Day 101 (as in Dalmatians) of the "What are you reading, and why?" project.
I want to know if anyone is reading, or has read, Perhaps Women, by Sherwood Anderson. An olive green copy sprinkled with little offwhite flowers passed through my hands yesterday at Babbitt's, and I was intrigued. Though it is called a novel, Anderson's short preface identified it as a hybrid form of poetry and prose, sort of an essay/essai (as in "try something"), and his concern in the book is "the machine," or man and the machine, and how, perhaps, women might be men's salvation at this turning point in American life.
I will not comment on how women as men's salvation sometimes just means picking up after them. Sigh... But I do notice (in his Wikipedia bio) that Anderson also has a book called Many Marriages and had them (4), so perhaps women were not his personal salvation. I also notice that Ernest Hemingway seems to have skewered him in at least two novels, but what goes around comes around and poor Ernie Kabob has been skewered, too. Hence, The Old Man and the Sea, or so they say. Marlin Kabob.
Speaking of unfortunate skewerings, Anderson is the author who died on a cruise after swallowing the toothpick in his martini. No wonder F. Scott Fitzgerald loved him.
Anderson has been mentioned previously, and recently, in this blog--in Doug's List and follow-up comments, and in the context of a past Great Books Chicago event, but that was his best-known work, Winesburg, Ohio, a set of interconnected short stories.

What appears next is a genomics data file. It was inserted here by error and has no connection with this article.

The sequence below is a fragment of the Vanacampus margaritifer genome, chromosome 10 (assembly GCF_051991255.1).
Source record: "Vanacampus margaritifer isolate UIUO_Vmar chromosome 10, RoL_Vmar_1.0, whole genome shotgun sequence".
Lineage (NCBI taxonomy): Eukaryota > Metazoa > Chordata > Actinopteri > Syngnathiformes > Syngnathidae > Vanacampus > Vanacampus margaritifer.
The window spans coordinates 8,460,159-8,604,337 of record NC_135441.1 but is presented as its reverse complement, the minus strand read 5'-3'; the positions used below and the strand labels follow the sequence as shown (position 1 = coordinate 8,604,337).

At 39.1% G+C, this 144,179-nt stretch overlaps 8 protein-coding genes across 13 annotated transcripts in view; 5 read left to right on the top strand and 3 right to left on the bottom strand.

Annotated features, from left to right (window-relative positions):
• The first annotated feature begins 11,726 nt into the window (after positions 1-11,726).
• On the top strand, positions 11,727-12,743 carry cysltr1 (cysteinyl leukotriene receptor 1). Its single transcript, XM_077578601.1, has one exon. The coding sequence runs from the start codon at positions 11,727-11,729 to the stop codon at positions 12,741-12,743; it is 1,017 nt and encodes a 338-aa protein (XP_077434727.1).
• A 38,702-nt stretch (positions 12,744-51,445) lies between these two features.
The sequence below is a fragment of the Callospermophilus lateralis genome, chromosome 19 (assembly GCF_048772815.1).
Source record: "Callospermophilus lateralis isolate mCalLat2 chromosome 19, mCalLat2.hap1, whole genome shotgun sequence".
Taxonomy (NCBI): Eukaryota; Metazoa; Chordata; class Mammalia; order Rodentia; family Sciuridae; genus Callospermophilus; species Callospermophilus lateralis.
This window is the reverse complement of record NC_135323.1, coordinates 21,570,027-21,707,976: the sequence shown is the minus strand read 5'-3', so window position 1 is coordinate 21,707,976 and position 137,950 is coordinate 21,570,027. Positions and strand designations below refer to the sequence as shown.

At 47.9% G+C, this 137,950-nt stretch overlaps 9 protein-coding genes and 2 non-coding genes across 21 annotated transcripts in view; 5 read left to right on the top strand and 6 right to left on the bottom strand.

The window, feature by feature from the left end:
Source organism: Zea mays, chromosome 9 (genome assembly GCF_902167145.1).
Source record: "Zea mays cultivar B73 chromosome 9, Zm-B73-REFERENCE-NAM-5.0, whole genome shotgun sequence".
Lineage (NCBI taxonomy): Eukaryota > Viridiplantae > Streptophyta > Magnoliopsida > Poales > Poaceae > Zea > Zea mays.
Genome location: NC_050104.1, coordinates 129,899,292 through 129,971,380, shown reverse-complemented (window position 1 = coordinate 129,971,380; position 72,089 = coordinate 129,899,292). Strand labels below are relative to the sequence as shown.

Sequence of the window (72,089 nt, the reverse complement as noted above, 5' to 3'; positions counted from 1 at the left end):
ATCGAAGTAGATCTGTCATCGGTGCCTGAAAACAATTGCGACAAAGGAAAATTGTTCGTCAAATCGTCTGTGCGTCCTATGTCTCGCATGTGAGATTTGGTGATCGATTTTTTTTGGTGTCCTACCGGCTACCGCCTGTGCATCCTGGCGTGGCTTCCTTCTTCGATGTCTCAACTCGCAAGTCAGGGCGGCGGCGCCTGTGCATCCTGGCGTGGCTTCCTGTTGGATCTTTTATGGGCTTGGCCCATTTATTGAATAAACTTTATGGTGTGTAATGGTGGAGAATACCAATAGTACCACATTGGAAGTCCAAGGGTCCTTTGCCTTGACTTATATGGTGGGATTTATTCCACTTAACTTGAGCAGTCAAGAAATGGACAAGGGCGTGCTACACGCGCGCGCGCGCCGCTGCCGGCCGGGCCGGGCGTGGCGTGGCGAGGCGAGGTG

A first edition of Olive Kitteridge, also a set of interconnected short stories, also passed through my hands this week, long enough for me to note that the stories were written and separately published over quite a long span of time, a comfort to me, as I've had to set aside the writing of short fiction during the hardworking/childrearing years, and a bit of time for it is just now coming back.
And this week in vintage sales, a young man headed east bought a copy of The Great Gatsby, which returns to the values of the Midwest; a land surveyor came in search of another hardcover Catcher in the Rye, a book he collects and reads frequently, sharing my love of perennials; and a third random stranger bought a just arrived $2 paperback of Franny and Zooey. It just keeps happening.
And now the sun has come out. I'm off to check on the perennials.